• wh10
      August 11, 2011 at 5:38 pm

      Awesome, thanks beowulf.

  4. beowulf
    August 11, 2011 at 7:54 pm

    Wh10, One of the points of that book was that that war debt overhang screwed up the global economy. Everyone should have stayed off the gold standard and just written off each other”s debts. Most countries just stopped paying their war debts when the Depression started. At the time it stopped buying in the early 1930s, the United Kingdom owed $4.3 billion at an interest rate of 3.5%. Or rather still owes, the UK has never repudiated it and the US has never written off. Par value plus accrued interest, almost $50 billion today. And yes, I believe uniquely for UK debt, its payable in dollars, not pound sterling.

    Anyway, reading that book while Gordon Brown was pestering Iceland for bank money (last payment demand Icelandic voters rejected was $5.2 billion). It occurred to me the obvious solution to that problem would be for Tsy to unload some very stale debt to Iceland ( at a price of, say, 1% of par), in particular, that odd stash of “Sixty-two year 3 -3 1/2 per cent Gold Bonds” in the vaults. I truly would’ve loved seeing Gordon Brown’s reaction to that turn of events.

  5. beowulf
    August 11, 2011 at 8:09 pm

    I don’t mean to give offense to Neil. I was expressing an anti-Brown sentiment, not an anti-UK one. Certainly, its absurd the US didn’t written off any outstanding UK war debts after Wold War II for both conflicts. If for domestic political reasons the US govt couldn’t, the very least Tsy should’ve done is state that WW II debt repayment would satisfy all war debt claims and accept payment in pounds instead of dollars.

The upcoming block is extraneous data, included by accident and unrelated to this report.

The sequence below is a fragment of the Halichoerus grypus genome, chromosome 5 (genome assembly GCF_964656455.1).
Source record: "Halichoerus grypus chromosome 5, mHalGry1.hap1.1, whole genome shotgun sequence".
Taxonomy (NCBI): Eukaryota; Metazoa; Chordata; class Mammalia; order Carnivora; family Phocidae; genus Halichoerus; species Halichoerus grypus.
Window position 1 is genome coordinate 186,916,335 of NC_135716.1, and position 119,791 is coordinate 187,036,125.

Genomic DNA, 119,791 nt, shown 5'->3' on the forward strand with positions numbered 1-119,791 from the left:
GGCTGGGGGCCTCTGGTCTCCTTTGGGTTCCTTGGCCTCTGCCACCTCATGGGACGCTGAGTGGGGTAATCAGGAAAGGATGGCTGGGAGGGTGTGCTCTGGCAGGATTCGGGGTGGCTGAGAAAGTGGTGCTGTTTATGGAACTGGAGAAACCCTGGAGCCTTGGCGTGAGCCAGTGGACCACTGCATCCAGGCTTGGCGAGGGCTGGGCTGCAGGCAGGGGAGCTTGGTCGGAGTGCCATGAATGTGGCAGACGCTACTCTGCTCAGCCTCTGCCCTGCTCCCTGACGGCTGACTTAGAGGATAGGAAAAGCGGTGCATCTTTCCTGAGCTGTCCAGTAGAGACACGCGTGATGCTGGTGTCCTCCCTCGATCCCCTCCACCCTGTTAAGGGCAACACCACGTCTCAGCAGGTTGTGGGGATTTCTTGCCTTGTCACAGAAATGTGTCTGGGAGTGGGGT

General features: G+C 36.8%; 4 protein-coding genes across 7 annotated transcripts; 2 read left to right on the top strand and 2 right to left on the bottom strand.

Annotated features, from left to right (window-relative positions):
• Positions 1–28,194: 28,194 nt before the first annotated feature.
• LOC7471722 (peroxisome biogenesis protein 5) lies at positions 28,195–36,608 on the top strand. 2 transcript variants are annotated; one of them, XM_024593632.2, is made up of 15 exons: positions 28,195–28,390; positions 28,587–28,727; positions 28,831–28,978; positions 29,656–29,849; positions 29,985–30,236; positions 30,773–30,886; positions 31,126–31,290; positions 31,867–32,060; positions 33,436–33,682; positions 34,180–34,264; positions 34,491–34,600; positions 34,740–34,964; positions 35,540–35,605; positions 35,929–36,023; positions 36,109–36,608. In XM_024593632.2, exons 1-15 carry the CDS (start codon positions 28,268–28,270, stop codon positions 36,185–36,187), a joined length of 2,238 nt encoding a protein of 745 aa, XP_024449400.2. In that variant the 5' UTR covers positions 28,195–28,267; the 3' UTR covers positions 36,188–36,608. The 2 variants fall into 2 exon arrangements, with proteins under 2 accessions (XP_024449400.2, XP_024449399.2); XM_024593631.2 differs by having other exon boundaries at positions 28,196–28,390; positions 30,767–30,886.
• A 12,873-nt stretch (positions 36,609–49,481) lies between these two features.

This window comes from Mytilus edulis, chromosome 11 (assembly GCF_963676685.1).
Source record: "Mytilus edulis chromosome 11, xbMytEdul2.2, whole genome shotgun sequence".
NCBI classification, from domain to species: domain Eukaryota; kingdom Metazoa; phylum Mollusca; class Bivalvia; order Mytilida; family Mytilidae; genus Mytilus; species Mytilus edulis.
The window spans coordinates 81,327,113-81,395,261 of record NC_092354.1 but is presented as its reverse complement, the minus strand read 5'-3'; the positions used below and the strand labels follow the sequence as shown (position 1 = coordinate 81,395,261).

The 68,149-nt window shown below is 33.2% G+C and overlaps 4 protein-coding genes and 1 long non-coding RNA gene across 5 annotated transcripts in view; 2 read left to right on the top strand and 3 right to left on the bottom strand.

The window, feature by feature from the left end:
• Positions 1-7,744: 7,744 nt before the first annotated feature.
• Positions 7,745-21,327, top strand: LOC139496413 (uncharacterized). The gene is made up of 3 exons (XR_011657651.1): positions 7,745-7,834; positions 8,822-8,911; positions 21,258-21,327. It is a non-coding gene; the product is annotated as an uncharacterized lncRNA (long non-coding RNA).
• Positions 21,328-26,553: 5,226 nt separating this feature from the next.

• August 12, 2011 at 2:17 am

      Don’t worry, I’m not easily offended. I hope I have the ability to see others points of view. Offence generally only happens when you can’t.

      If reports on the UK side are to be believed the UK Treasury can’t even work out who owes the UK for first world war debts.

      I can’t find the WWI US bonds on the UK balance sheet anywhere.

      • beowulf
        August 13, 2011 at 1:33 pm

        OK, glad to hear. I came across this rather curious 2002 parliamentary inquiry, the third of its six questions:
        “what the level is of First World War debt owed by the United Kingdom to the United States of America; in what year repayments were last made to the USA; and what plans he has to (a) pay off the debt and (b) cancel liability to this debt;”

        I had to look up the MP (Bob Spink), his unusually detailed questions sound like something Ron Paul would ask to torment Ben Bernanke… Ha ha, this guy should start the British version of the Tea Party (East India Tea Company Party?). :o)
        “What bit of ‘send them back’ don’t you understand Mr Blair?”… He is against research into animal chimeras and refers to those involved in or supporting human bioengineering as “dark forces”.

  6. August 11, 2011 at 8:40 pm

    Thanks, TC. I have referenced this quote of yours myself.

    Beowulf– I just ordered “Lords of Finance” for my Kindle. Thanks for the recommendation…

  7. Clonal Antibody
    August 14, 2011 at 4:10 pm

    Bill Black weighs in on this – Anti “MMT Types” Memes Migrate to Stage II

  8. Clonal Antibody
    August 15, 2011 at 10:14 am

    It appears from Multiplier Effect that Krugman was in fact replying to James Galbraith’s TNR article – “Stop Panicking About Our Long-Term Deficit Problem. We Don’t Have One.” Also some reactions from Arnold Kling (JG responds briefly to the latter in comments).

  9. beowulf
    August 15, 2011 at 1:41 pm